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Dont Quit Your Day Job! Convincing Your Boss To Let You Telecommute (Part 2 of 2)

Ok, so you've determined that you have the right skills and qualities todo your job effectively from home. You're sure that your job is wellsuited to telecommuting. Now you just need your boss to agree that thisis a great idea, but how?

The best approach is to make a proposal. A proposal is a very effectiveway to sell the idea to your employer because it can be used tohighlight the benefits, and presents your request in an organized,professional manner. A well-written proposal can also show that you canwork well on your own (a very important point, since you will be largelyunsupervised).

The first thing you need to think about is how it will benefit youremployer. It's natural for any human being to want to know what's in itfor them. Make a list of the benefits of allowing telecommuting suchas:

  • Can cut costs for office space, equipment, parking, etc.
  • Can be a valuable employee recruitment tool
  • Increases productivity by 10--30%, according to the State of CaliforniaTelecommuting Pilot Program
  • Additional savings of productive time are realized as a reduction in theuse of company paid time to meet personal or family needs. Notsurprisingly, telecommuters report that they are less likely to take asick day in order to be home for deliveries or repairs, or to takechildren to important appointments.
  • May allow work to be done when inclement weather might otherwiseinterfere
  • Enhances employee morale

Your employer will also be able to enjoy the benefits that telecommutingcan have on the community:

  • Less traffic
  • Less pollution
  • Increased highway safety

Next, think about what concerns your employer might have and addressthem in your proposal.

  • Would your employer have to invest in additional equipment for a homeoffice, or do you have the appropriate tools already?
  • How will your supervisor monitor your productivity?
  • When will you telecommute? How frequently will you check in?
  • Would there be a trial period?
  • If you interact directly with clients, how will they feel about this?
  • Would you object to your supervisor visiting your home officeperiodically?

Once you've done compiled this information, you're ready to startputting together your proposal.

Your proposal should have the following structure:

1. Cover Sheet- This will have the date, your name and title, yourcompany name and your supervisor's name and title. You can name yourproposal something like "Telecommute Proposal" or "Flexible WorkProposal".

2. Introduction- Here you will outline what your proposal is about. Tell what your goal is and how it would benefit the company. Keep itshort and professional.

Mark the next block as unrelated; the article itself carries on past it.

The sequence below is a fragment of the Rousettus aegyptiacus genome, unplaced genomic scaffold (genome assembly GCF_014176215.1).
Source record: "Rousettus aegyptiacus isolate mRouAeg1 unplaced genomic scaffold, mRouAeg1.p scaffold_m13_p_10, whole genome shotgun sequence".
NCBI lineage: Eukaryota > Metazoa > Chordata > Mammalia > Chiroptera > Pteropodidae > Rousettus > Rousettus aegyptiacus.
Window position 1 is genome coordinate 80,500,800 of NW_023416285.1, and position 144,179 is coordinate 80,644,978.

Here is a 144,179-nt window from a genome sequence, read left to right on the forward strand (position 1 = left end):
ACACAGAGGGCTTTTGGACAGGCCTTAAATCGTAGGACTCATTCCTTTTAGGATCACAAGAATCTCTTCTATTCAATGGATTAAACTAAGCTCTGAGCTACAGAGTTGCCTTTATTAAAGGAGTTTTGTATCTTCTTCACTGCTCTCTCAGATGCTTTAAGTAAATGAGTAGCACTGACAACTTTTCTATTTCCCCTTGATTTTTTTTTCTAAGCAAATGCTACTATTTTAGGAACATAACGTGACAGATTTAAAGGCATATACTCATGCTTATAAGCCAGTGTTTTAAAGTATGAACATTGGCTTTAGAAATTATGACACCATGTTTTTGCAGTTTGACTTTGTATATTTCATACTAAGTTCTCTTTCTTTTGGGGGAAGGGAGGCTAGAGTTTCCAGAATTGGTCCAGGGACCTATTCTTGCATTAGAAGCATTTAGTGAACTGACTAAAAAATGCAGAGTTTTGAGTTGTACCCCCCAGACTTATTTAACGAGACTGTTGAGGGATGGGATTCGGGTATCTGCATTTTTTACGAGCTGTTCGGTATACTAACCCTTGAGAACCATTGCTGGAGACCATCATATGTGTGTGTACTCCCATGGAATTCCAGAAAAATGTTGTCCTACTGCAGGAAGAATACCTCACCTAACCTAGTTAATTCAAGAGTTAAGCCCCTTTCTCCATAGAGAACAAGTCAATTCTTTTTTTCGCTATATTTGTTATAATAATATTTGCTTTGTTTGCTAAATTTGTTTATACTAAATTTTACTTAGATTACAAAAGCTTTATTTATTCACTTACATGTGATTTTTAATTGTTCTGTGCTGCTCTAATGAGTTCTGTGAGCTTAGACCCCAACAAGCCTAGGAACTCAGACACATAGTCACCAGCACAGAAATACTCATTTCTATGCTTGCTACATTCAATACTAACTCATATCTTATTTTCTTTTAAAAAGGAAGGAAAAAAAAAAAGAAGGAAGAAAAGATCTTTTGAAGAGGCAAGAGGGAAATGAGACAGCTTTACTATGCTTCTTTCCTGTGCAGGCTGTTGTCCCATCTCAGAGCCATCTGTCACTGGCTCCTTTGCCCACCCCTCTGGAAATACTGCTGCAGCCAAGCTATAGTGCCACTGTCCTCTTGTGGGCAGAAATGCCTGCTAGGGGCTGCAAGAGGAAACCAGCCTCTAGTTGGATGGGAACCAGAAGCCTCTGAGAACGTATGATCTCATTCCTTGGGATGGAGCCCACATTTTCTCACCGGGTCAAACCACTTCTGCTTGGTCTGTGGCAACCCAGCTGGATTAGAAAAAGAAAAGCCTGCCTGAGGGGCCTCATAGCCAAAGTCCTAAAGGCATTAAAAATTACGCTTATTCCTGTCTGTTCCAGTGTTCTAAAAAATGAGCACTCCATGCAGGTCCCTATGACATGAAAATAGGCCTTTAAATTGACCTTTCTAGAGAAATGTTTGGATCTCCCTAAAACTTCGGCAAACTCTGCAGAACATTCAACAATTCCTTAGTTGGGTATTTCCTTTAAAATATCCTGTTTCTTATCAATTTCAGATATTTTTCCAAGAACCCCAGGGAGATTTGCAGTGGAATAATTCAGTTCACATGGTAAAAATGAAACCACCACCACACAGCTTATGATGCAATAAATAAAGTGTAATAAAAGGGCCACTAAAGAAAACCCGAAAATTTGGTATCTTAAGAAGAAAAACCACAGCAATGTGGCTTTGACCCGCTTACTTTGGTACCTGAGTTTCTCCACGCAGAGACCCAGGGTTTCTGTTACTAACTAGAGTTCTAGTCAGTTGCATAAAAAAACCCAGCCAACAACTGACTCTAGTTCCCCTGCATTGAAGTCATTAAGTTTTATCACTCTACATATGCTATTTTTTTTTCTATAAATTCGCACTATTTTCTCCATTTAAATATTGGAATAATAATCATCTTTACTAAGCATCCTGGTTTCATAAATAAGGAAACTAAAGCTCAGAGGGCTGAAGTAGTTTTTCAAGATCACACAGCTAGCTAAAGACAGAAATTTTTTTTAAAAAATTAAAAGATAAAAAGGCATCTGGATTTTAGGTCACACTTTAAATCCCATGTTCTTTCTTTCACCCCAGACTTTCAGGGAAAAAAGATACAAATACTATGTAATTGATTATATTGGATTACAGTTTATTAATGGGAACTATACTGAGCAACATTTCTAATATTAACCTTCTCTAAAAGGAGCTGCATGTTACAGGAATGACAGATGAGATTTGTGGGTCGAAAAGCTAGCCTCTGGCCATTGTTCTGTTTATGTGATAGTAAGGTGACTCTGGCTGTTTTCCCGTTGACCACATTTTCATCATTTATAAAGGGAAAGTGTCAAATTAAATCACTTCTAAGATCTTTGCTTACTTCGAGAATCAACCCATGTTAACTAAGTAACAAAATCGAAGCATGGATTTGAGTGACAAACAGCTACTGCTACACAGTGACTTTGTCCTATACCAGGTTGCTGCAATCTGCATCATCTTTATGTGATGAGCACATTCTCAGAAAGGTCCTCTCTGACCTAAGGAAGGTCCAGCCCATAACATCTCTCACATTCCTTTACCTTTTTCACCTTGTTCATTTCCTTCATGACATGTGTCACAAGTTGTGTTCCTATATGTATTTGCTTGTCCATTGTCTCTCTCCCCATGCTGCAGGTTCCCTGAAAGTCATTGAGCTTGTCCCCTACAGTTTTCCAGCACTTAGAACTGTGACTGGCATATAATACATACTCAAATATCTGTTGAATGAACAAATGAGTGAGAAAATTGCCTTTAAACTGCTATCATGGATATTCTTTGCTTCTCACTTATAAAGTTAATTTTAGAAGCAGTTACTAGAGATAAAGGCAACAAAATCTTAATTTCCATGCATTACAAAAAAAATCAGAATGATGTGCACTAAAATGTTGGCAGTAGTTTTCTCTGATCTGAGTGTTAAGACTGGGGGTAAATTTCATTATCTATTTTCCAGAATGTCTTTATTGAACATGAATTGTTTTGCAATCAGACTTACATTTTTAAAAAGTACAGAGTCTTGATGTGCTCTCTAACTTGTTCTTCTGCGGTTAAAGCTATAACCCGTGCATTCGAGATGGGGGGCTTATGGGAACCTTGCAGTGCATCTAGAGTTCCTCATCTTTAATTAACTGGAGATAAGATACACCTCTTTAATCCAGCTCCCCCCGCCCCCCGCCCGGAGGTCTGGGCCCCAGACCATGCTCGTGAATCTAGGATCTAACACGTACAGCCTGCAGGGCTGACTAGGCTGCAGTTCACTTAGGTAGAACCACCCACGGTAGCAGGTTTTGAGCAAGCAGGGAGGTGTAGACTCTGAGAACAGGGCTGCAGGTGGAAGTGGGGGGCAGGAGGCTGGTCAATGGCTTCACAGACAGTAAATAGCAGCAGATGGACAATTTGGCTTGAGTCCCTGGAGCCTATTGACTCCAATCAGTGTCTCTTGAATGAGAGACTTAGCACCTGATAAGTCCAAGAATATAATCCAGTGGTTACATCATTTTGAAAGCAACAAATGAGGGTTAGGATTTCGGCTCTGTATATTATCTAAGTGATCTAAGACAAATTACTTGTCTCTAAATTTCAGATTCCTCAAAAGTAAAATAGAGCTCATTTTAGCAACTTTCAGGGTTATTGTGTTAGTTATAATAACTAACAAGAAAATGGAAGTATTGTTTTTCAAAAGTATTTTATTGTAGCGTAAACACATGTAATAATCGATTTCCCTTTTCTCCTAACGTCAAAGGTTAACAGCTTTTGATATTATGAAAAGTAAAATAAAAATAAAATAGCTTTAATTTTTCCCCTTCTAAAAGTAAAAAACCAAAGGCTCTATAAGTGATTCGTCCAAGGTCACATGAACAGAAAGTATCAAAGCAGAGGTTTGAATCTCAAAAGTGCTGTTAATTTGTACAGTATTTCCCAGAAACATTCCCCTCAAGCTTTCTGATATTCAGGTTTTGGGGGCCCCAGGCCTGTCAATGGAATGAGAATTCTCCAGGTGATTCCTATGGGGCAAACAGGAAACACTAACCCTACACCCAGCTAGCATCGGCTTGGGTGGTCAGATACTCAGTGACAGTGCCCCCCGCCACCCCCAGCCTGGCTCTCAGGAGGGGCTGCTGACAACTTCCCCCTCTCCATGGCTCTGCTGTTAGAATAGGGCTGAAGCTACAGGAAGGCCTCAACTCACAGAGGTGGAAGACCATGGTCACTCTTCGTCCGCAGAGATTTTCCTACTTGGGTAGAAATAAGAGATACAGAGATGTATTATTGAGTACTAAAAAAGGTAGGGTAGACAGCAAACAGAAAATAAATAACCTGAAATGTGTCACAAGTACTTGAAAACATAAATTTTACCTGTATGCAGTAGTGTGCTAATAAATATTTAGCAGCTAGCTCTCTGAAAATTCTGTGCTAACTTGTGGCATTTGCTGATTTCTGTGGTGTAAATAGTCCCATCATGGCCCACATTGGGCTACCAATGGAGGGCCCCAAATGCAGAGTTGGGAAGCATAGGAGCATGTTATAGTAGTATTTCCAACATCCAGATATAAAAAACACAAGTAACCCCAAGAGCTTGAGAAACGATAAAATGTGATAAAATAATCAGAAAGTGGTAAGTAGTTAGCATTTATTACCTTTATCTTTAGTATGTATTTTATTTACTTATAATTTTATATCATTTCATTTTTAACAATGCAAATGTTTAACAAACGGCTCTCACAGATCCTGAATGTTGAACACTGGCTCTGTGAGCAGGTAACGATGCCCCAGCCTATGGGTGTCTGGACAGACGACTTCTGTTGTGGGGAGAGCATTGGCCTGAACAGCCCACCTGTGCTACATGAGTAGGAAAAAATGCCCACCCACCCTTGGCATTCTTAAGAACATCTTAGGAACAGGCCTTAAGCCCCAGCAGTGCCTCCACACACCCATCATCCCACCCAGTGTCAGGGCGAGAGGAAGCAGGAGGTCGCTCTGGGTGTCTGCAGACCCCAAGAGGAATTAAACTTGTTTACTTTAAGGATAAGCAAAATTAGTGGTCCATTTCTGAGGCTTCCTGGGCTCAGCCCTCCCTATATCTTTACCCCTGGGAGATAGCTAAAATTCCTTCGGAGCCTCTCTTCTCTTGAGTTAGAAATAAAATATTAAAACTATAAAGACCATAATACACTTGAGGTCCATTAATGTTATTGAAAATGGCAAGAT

3. Benefits- This is where your list of benefits goes.

4. Scheduling- You'll want to start off telecommuting 1-2 days a week.

5. Implementation- Explain what is needed, i.e. equipment, phone line,etc. Here you will address the concerns you feel your employer may haveby offering solutions in the proposal. Come up with ideas on how yourboss can monitor your performance, how you will communicate with clients and co-worker, and what tasks you will be doingfrom home.

6. Trial Period- Give your proposed duration for a trial period. 60-90 days is a good length of time to determine effectiveness.

7. Review Criteria- Agree that at the end of the trial period you andyour supervisor will review your performance and determine whether ornot you can continue telecommuting.

8. References- You can include articles, urls and any other materialsthat you used to do your research. This way, your supervisor can lookat them also and get more information on the benefits of telecommuting.

Once you have written your proposal, be sure to spell check for errors. You may want to have someone else read it and give you feedback.

Depending on your company structure, you may want to make severalcopies; one for you, your supervisor, their supervisor, the HumanResources Manager and anyone else you feel would be appropriate.

Remember, the more thorough and professional your proposal is, thefurther it will go in convincing your boss that you have the skills, themotivation, and the work ethic to telecommute.

For more information on telecommute proposals:

====>Telecommuting Proposals from

====>Requesting Telecommuting

====>Telecommuting: the pitch


Sharon Davis is the Mom to two girls, the owner of 2Work-At-Home.Com, Work At Home and the Editor of the site's monthly ezine, America's Home. In her spare time she reminisces about what it was like to have spare time.

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